About a month ago, on May 10th, my brother Shan emailed to let me know that our maternal uncle Harlin had died:
Mom just called to inform me Uncle Harlin died. After lunch he died peacefully in his sleep. He was active to the very end, walking, birding, reading, etc. I knew you would want to know having been closer to him than any of us. He was a remarkable man in many ways.
He was remarkable. A man of many interests, he had a powerful mind to match. In addition to knowing more about law than any man I'd ever met, he was also an amateur expert on wine, birds, and chess, among other things, and he had a professional interest in history
"French Nationalism and Foreign Policy from September 20, 1792 to January 31, 1793: The Patriotism of the French Leaders and the Policy Followed by the Convention"
Harlin Jackson Perryman
University of Arkansas, 1952
He had, in fact, gotten a scholarship
for Pennsylvania State University:
Harlan (sic) Perryman, who was a very sharp student, got a good fellowship at Pennsylvania State University.
But he couldn't get along with his adviser, who thought all Southerners were stupid - or treated them that way - so Harlin returned to the University of Arkansas at Fayetteville, where he seems to have gotten his master's degree. He then served a term as an elected member of the Arkansas Legislature, for which the above photograph was made, afterwards returning to Fayetteville for a law degree.
He and I had a number of discussions about history, and he always knew the details better than I did. This was during my time at Berkeley, for he and I lived close enough for me to visit him and Aunt Betty. He worked as a lawyer in San Jose, if I recall, and he was involved in advising the California Democratic Party, which he also served as treasurer. His politics were middle-of-the-road, so far as I could tell. I do recall that he didn't like "crazies," a label that he applied to the emotion-based politics of the left - and of the right, for that matter.
In many ways, he remained a man of the Ozarks, living in California's coastal-range Santa Cruz Mountains and chopping his own firewood. He was enough Cherokee to be recognizably Indian (despite that retouched photo above), and he stood an imposing six feet and three or four inches and looked pretty strong from the physical work he did in chopping wood to keep his home warm, and he believed to some degree in an earlier America's sense of frontier justice. He once told me, "A little violence never hurt anybody." But he was a peaceful man and laughed to show that he wasn't completely serious. He even laughed when I retorted that he was "a professional hillbilly." But he wouldn't have had to work hard at being one, for he retained his Ozark accent all his life.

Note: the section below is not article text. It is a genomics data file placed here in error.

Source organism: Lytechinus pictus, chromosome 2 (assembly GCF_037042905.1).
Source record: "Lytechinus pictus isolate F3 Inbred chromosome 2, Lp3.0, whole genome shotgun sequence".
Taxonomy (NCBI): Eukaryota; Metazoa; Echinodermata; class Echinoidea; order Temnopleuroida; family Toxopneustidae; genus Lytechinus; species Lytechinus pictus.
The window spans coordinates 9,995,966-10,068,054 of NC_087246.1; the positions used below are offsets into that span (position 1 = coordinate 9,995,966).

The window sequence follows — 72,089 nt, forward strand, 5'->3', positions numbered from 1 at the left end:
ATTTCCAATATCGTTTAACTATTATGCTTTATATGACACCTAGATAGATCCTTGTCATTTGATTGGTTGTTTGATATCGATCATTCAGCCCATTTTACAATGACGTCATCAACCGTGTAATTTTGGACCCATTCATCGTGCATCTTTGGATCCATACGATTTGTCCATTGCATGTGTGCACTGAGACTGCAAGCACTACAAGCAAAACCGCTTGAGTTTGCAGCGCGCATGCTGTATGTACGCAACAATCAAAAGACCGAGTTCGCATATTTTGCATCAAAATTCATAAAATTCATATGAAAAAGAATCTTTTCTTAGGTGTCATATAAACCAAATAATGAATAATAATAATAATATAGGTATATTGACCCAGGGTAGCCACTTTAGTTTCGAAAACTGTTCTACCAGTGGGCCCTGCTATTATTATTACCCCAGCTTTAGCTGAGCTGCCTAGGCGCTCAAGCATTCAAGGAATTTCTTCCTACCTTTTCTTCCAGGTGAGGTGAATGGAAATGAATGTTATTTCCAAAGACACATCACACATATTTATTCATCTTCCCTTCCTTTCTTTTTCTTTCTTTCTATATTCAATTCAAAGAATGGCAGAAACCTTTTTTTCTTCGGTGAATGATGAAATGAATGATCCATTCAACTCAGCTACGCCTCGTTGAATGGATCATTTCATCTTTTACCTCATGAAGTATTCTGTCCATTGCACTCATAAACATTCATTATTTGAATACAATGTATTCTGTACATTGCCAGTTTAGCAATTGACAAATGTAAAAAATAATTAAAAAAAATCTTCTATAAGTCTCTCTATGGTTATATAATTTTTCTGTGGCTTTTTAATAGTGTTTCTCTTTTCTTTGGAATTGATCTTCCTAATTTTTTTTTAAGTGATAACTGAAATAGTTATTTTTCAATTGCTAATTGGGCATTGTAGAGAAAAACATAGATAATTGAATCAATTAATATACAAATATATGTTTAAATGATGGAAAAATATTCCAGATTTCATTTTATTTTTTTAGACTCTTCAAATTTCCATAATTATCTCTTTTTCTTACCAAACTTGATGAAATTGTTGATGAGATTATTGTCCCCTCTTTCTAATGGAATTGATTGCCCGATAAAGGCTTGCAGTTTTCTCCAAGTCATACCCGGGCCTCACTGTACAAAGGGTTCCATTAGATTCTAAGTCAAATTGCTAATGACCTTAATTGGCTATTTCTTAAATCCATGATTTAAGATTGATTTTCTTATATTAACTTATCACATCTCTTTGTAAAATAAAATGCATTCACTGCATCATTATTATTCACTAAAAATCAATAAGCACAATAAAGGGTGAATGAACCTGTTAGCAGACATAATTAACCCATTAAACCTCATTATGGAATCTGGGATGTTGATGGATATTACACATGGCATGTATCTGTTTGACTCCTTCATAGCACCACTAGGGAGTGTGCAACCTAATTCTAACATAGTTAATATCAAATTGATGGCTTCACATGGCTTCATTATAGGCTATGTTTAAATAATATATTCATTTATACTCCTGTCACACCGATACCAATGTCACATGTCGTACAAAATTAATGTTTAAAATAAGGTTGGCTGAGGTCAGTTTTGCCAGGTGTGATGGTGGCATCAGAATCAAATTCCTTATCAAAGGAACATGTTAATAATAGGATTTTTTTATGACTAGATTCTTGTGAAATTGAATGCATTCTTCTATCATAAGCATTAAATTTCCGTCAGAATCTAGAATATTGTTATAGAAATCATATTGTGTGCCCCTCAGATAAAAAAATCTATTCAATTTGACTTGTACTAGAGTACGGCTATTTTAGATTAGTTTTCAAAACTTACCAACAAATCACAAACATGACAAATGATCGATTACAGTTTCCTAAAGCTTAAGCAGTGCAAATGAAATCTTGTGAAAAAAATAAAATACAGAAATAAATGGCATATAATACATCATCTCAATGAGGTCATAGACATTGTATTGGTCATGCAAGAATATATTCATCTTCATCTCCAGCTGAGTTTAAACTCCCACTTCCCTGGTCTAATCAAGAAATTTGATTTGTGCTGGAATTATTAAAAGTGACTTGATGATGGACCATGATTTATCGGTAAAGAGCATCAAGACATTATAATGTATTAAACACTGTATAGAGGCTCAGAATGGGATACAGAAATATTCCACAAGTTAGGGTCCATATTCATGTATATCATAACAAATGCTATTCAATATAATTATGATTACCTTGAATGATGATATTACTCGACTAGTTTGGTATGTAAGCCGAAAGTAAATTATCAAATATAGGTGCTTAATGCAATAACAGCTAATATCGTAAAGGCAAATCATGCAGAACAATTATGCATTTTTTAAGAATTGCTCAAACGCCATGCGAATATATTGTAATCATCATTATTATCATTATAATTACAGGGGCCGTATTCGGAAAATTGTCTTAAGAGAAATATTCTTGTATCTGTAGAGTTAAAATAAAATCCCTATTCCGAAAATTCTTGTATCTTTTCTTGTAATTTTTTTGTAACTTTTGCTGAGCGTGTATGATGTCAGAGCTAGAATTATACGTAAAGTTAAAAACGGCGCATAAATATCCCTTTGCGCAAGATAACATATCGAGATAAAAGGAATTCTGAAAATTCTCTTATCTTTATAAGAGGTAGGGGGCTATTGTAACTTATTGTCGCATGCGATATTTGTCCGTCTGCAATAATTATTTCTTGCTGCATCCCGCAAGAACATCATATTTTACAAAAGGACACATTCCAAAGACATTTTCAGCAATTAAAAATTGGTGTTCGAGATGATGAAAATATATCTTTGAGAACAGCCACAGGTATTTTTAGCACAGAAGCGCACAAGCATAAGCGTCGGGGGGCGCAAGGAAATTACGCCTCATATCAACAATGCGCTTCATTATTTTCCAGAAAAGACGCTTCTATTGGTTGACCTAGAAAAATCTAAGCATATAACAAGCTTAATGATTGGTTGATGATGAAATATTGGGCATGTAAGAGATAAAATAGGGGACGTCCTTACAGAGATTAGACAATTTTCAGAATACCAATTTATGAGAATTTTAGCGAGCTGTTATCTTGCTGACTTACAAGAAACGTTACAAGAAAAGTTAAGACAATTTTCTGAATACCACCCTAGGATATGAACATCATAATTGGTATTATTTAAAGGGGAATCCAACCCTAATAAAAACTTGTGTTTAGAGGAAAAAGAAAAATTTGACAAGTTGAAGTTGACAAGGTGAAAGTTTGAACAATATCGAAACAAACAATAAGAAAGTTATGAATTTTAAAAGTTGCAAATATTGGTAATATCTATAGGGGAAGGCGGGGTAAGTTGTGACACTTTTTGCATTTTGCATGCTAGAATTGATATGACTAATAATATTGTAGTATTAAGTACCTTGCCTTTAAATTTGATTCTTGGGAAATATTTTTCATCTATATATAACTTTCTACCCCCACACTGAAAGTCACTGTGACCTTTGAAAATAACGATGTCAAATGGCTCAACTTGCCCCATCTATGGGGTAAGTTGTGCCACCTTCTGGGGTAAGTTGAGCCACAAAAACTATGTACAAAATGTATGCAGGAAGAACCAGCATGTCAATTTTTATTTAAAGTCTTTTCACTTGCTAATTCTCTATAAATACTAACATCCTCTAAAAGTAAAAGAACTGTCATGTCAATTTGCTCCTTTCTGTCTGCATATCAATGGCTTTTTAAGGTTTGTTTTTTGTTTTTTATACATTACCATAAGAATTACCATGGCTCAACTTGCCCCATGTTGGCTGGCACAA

Although we kept in contact throughout my time in Europe - he and Aunt Betty even visited me when I lived in Tuebingen, Germany - and though I took Sun-Ae to meet him and Betty in 1995, when he and I, along with our spouses, drank an expensive Rothschild red wine to celebrate my doctorate and marriage, we lost contact when my work took me to parts of the world other than Europe. I tried several times to track down his email address, but I could never find one, though I did find this
Monday February 18[, 2013]. Melody and I had an adult bald eagle at Mather Lake at about 9:30 a.m. It was at first perched, but it began flying around the lake. Apparently it left soon after because we did not see it again until we left at about noon. Harlin Perryman. Sacramento
Melody was his adopted daughter, a daughter from Aunt Betty's first marriage, but I found neither his email address nor hers in my searches. I wish I knew more about him, but I found no obituary. Perhaps this is the closest thing to that. If so, and if others who knew Uncle Harlin wind up here looking for him, then please leave a comment and add what you know.
Meanwhile, Uncle Harlan, rest in peace.
: See more here
Labels: Death, Family, Harlin Perryman, Wine